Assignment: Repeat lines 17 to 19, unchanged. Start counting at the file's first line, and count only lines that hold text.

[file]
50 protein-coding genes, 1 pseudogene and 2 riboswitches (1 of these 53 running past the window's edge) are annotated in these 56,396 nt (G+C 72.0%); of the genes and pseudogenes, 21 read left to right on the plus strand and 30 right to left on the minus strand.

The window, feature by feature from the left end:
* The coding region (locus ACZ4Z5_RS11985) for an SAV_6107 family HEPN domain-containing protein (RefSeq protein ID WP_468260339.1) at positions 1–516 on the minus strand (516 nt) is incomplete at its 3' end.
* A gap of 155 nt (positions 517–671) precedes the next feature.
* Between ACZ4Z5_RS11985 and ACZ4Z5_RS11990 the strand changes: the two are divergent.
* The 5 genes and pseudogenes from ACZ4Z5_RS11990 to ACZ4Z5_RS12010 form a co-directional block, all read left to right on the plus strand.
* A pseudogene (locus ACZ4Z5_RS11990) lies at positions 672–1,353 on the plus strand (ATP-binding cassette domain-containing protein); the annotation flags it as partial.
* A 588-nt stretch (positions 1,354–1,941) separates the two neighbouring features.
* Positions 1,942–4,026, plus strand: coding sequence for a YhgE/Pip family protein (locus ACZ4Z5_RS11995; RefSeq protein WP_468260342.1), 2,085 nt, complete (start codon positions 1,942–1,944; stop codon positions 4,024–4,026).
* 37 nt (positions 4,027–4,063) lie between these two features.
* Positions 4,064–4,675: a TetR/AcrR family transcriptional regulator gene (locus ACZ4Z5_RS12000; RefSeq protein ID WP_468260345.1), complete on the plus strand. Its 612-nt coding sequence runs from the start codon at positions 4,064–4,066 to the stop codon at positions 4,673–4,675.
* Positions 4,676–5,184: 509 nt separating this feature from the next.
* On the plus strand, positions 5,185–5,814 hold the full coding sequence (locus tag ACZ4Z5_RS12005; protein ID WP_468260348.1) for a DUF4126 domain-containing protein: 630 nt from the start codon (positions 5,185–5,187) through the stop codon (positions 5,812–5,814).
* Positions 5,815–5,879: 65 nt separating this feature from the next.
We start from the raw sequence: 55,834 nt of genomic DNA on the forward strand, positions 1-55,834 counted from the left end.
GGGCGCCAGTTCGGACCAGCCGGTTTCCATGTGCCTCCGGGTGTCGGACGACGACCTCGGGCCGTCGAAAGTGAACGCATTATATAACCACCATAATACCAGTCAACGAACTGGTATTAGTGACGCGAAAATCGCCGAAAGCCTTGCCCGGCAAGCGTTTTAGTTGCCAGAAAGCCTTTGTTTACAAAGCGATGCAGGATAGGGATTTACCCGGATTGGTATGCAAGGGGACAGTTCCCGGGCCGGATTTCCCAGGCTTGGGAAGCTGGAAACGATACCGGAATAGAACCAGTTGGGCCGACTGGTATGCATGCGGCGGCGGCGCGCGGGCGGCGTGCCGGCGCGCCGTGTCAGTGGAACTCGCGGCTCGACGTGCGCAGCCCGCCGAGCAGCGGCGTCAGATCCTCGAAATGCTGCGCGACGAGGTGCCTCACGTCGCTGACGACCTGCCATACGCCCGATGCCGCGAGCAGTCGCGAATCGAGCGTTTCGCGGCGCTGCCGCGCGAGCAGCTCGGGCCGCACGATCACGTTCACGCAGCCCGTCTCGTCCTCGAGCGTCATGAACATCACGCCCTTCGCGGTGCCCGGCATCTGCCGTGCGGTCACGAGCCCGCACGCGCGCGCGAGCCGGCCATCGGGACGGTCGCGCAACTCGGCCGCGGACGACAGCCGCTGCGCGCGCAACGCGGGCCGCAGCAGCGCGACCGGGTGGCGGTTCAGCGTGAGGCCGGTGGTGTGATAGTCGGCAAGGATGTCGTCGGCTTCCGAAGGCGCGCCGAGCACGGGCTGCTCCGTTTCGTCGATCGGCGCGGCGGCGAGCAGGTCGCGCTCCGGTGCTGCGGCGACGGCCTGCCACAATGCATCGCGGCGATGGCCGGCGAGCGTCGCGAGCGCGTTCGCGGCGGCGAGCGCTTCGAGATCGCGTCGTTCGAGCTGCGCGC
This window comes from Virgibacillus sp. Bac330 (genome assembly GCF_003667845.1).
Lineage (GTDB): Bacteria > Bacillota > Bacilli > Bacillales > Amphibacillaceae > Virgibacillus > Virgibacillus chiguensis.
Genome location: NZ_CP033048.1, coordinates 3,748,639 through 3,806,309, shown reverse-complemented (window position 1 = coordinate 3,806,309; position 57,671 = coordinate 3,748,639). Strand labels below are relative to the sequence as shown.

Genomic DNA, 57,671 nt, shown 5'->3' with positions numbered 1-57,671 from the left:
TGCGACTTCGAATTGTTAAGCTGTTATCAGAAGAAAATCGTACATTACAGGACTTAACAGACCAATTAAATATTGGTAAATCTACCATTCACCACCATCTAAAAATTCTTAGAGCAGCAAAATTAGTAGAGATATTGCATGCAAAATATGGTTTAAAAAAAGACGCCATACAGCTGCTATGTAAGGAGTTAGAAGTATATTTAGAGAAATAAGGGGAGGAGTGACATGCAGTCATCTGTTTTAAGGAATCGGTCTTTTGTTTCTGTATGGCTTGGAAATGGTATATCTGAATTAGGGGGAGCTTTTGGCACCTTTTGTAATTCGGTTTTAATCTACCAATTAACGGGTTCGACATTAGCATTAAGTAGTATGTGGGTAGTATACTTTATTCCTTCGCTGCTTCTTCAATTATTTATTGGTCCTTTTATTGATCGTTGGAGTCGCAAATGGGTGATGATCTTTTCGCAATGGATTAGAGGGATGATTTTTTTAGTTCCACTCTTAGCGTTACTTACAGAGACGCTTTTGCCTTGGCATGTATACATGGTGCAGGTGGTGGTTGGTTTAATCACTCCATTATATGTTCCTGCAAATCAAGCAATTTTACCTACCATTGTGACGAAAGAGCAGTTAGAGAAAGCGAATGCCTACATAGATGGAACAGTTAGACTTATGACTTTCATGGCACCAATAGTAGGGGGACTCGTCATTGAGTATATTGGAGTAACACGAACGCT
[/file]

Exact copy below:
This window comes from Virgibacillus sp. Bac330 (genome assembly GCF_003667845.1).
Lineage (GTDB): Bacteria > Bacillota > Bacilli > Bacillales > Amphibacillaceae > Virgibacillus > Virgibacillus chiguensis.
Genome location: NZ_CP033048.1, coordinates 3,748,639 through 3,806,309, shown reverse-complemented (window position 1 = coordinate 3,806,309; position 57,671 = coordinate 3,748,639). Strand labels below are relative to the sequence as shown.